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1936 Twin City KTA

9286 Views 10 Replies 8 Participants Last post by  missouri massey man
Been working on this one for????? a little while with a very good friend.
Wish I was smarter and took the camera for the full tear down to running :oops:

How it looked after the first road test

Other side

Yep says right there TWIN CITY :lol:

NEW fender homemade

And other side as well.
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I wish you had remembered the camera to. Thats a good looking tractor and you all did a heck of a job on the fenders. Don't think I ever saw one of those in person but I sure do like the looks of them. looks like theres a couple more MM's lurking in the shop to. Thanks for posting this.
You were right. it does look like a beast. Now all it needs is paint.
looks good, keep up the good work.
Looks like it ought to "get the job done"!!!!. Double thumbs up to ya. :D :D
looks good. great job on the fenders!!
New Fender look ,nice & shiny . Are they just going to show off by their self or what next??
Thats a good looking old Twin City. Is your beader a bench mount hand cranked or power feed with foot switch? You must also have a notcher for the radius 90's... I've made several pieces for guys that aren't that particular and ran the radius flat through the Lockformer then rolled the radius. Do you have a pretty good tin shop Bertman ??? You've done a great job on the fenders.
Nothing fancy in my tin shop. Everything is all hand operated :lol:
Ill try to get some pics this weekend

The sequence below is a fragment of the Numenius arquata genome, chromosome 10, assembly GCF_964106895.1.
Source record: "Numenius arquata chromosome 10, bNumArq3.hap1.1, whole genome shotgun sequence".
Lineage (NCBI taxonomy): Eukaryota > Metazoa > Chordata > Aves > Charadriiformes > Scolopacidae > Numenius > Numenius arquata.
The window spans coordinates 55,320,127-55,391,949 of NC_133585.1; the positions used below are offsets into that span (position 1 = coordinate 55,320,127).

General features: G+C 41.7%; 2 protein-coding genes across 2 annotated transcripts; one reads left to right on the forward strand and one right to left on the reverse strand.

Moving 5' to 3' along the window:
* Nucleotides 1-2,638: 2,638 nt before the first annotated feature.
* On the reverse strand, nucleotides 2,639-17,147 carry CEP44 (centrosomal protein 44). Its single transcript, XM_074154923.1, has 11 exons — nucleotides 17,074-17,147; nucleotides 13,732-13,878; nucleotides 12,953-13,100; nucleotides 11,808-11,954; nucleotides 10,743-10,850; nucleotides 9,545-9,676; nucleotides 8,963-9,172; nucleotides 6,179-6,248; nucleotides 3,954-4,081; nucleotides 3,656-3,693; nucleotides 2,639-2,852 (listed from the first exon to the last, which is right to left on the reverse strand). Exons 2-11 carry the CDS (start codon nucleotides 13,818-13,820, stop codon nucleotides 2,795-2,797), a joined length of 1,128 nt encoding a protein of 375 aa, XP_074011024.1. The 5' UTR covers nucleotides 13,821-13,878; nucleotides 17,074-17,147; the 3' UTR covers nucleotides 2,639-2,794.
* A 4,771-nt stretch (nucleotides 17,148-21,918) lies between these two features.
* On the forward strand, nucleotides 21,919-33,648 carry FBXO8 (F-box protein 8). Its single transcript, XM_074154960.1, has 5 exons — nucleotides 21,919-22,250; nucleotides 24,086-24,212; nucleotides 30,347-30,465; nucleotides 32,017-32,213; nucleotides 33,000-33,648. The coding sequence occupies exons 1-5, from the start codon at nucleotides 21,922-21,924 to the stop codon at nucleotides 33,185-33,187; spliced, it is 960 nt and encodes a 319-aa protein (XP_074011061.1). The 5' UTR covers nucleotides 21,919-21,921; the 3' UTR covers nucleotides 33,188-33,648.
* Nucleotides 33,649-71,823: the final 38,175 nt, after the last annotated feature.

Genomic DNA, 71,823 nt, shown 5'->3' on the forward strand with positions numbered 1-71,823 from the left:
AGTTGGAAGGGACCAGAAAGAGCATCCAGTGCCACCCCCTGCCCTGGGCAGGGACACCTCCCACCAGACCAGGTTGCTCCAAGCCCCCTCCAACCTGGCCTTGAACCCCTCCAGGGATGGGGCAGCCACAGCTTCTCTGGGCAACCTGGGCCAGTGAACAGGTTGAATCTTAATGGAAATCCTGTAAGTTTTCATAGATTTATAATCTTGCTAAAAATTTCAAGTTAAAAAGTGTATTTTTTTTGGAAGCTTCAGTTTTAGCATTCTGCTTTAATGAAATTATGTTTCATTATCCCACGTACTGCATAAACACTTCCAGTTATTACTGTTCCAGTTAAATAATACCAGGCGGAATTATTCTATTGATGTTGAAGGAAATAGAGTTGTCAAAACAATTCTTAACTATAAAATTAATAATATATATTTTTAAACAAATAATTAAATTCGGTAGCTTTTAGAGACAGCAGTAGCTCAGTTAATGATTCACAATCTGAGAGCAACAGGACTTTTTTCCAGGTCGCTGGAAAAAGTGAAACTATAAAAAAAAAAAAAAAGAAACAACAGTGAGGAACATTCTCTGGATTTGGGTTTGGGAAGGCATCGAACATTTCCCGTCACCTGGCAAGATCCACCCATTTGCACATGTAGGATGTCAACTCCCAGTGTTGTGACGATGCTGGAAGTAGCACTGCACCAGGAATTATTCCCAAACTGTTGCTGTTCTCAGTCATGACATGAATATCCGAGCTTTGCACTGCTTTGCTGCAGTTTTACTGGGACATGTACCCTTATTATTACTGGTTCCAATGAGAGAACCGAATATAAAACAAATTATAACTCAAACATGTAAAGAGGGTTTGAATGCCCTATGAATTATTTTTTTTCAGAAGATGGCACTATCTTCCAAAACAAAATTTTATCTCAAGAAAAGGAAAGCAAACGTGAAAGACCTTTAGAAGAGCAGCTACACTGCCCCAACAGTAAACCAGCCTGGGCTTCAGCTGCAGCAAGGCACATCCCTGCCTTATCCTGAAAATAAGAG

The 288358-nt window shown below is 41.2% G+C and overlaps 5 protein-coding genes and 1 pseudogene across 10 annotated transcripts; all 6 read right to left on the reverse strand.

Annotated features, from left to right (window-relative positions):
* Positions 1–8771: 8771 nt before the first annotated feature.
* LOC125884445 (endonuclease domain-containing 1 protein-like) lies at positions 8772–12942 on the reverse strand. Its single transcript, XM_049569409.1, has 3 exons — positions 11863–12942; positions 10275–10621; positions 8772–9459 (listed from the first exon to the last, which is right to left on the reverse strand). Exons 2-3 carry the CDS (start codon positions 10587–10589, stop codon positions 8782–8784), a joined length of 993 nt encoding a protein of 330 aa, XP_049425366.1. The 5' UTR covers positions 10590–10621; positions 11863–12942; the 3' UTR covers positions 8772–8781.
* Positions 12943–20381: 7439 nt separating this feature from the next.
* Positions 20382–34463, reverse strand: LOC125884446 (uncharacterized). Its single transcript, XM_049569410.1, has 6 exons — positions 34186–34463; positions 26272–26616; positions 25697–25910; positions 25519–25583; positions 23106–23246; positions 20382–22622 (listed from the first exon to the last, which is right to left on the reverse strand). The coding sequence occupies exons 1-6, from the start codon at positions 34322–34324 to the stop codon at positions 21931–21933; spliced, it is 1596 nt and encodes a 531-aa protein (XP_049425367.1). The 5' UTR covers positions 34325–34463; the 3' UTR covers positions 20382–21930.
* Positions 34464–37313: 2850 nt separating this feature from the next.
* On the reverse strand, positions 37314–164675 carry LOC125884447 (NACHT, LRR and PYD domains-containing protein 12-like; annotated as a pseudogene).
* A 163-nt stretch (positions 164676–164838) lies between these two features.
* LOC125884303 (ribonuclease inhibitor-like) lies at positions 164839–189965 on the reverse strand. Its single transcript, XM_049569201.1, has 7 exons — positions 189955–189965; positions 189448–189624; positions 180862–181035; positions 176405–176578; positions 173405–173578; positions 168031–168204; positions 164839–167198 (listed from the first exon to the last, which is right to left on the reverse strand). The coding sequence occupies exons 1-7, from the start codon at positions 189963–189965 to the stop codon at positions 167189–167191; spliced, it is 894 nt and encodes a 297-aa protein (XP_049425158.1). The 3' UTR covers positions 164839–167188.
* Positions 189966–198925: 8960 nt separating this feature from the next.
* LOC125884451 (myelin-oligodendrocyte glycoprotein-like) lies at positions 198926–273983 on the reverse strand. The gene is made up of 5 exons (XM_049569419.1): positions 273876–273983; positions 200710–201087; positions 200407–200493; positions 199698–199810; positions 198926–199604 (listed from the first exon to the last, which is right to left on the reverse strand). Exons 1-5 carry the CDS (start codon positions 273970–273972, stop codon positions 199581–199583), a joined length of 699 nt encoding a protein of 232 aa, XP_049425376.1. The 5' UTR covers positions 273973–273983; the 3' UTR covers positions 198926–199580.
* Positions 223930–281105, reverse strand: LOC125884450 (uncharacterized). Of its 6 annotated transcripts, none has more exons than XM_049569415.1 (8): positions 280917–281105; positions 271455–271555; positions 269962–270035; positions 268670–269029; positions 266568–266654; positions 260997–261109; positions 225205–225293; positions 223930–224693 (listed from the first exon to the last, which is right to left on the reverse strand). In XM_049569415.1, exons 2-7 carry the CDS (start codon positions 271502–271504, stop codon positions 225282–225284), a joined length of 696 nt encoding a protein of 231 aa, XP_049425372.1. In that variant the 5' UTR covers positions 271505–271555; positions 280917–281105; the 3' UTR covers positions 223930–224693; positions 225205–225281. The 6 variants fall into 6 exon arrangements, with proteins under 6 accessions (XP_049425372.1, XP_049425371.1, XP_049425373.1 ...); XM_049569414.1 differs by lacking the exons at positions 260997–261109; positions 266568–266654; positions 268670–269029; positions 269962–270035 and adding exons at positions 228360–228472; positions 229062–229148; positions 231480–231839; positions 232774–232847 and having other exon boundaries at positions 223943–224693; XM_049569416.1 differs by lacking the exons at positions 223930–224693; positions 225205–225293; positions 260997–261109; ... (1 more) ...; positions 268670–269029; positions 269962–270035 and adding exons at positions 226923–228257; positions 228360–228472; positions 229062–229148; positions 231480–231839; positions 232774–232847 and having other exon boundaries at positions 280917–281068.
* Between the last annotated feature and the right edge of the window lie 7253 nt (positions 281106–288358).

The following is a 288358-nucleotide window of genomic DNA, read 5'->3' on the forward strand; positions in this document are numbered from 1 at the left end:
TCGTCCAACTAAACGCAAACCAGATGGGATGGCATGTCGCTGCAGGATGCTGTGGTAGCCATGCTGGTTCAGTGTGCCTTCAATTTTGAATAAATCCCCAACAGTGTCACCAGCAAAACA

Very nice :D
My dad had a 1934 KTA on all steel that he got off his uncle for $15.00 back in 1953. Uncle Ben had it for several years & only used it to pull logs out of woods (didn't need to worry about flat tires) & had bought it for about that same price some years before. Uncle bought a lot of tractors back then when $10 -25.00 was the going price & most of the time left them hooked up to what equipments he put behind them, - one Silver King had a sickle bar mower attached when he bought it & never took it off, - an old Oliver 70 had cultivators on when he bought it & they never were taken off - a McCormick 10-20 was always belted to the line shaft that run the grinder, drill press, forge fan. in the repair shop
I worked a lot of ground after chores were done in the spring evenings & on one night it was near pitch dark but I still could see the dark worked ground from that not unturned dirt. The manifold was glowing cherry red as we run on gas not kerosene. You get used to the sound of your disc & cultipacker behind the tractor even thou you can't see them in the dark. I'm driving along watching the left edge of fresh turned dirt & hadn't heard for some time the same sounds from the equipment behind me. "Wham-bam-bang" I run over the cultipacker that had come unchained from the disc on last round (wondered why I was missing a sound in the dark) & lucky that I got the hand clutch throwed out before it tangled with the disc. Another good reason to have all steel wheels when you don't have lights when working ground nights.
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